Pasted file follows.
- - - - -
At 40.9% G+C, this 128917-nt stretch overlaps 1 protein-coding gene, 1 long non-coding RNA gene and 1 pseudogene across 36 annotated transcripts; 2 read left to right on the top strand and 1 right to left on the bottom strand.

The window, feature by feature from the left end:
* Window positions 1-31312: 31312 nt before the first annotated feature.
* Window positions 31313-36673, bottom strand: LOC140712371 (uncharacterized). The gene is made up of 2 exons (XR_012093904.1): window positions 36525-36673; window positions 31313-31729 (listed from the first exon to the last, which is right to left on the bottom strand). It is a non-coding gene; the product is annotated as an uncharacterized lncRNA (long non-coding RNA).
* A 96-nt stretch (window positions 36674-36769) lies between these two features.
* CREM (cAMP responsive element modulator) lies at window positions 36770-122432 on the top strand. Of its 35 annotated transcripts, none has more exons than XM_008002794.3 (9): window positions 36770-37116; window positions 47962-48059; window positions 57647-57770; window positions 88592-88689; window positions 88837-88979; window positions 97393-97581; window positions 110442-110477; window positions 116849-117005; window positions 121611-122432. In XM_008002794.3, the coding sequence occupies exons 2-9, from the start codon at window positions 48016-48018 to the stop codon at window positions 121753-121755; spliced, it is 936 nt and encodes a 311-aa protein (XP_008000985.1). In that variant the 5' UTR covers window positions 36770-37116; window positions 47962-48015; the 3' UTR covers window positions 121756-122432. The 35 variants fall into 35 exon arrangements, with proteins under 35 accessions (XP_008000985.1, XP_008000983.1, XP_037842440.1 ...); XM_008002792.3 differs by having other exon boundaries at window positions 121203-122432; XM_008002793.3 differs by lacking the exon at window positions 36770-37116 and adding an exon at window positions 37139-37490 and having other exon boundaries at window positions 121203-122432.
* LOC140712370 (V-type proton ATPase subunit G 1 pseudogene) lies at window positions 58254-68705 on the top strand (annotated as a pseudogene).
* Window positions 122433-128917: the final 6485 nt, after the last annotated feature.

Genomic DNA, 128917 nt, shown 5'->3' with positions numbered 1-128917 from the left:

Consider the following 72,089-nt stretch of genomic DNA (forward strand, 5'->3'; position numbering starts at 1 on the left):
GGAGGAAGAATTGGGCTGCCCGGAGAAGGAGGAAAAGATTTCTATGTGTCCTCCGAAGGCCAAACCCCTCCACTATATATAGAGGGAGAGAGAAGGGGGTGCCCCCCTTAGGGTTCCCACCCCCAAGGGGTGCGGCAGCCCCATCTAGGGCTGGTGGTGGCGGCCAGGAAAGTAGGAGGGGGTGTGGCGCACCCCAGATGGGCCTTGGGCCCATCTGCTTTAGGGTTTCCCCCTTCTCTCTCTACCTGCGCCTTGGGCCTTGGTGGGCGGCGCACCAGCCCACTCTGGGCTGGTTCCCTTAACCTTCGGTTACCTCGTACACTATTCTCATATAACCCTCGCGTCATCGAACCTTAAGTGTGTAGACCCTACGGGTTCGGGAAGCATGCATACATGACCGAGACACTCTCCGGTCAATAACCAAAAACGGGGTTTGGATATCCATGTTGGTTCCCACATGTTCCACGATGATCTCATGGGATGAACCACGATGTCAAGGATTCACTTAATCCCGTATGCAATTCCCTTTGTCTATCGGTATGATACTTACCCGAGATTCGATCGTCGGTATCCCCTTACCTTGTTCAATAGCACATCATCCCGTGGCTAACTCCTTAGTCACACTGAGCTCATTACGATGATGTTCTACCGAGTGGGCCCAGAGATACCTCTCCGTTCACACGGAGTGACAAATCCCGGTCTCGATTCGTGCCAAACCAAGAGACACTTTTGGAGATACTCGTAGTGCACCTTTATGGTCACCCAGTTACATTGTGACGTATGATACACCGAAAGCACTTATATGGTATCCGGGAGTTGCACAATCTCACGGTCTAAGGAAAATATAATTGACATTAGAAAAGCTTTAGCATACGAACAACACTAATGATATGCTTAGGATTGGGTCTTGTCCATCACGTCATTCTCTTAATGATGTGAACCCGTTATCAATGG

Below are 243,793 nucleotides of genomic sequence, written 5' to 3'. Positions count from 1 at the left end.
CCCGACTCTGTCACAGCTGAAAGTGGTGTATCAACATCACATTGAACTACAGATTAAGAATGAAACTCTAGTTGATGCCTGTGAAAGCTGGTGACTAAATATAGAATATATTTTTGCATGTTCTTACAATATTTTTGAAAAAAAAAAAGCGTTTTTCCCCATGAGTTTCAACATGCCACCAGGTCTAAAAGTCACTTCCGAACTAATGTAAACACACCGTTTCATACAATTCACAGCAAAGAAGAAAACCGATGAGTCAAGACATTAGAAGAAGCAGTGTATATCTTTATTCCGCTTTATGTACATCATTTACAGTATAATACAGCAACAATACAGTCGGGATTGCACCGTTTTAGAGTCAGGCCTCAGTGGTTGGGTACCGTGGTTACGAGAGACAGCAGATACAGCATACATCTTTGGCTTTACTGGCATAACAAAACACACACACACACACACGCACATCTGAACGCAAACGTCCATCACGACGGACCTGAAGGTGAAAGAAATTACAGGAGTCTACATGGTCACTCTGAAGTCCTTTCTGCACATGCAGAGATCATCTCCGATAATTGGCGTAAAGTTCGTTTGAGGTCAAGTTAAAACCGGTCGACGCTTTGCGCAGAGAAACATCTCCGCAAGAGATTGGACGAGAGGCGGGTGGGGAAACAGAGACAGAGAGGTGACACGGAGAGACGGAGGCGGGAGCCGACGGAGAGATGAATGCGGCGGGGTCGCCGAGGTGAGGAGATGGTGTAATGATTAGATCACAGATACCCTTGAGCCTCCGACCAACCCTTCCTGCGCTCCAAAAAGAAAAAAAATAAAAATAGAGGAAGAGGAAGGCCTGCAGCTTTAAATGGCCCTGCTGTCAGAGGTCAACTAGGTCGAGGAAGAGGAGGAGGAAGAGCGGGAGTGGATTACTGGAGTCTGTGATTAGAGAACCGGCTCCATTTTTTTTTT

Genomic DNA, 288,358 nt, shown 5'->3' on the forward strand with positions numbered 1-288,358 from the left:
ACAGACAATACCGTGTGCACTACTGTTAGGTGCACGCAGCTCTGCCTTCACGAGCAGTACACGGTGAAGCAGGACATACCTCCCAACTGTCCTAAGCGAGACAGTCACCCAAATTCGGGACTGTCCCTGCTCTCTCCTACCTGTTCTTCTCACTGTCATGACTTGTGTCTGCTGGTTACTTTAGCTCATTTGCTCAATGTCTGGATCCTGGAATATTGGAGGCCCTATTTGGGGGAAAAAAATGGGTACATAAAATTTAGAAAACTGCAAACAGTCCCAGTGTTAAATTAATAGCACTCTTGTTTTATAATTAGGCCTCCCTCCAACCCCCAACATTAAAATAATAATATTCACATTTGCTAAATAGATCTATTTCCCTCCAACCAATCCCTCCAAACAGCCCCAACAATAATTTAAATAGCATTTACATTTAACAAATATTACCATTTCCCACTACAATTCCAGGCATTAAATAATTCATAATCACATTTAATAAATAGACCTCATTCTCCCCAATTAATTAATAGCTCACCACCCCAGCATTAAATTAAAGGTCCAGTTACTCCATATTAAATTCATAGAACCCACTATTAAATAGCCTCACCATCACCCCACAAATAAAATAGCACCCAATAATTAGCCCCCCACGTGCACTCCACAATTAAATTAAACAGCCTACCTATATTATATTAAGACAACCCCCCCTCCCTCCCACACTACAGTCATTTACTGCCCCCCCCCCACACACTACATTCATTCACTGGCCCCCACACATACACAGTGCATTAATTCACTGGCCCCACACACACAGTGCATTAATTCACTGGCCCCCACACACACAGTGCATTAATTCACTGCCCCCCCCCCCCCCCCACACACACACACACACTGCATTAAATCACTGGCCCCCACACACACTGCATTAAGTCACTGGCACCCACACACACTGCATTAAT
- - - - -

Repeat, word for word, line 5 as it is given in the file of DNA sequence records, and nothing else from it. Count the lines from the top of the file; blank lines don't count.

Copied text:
* A 96-nt stretch (window positions 36674-36769) lies between these two features.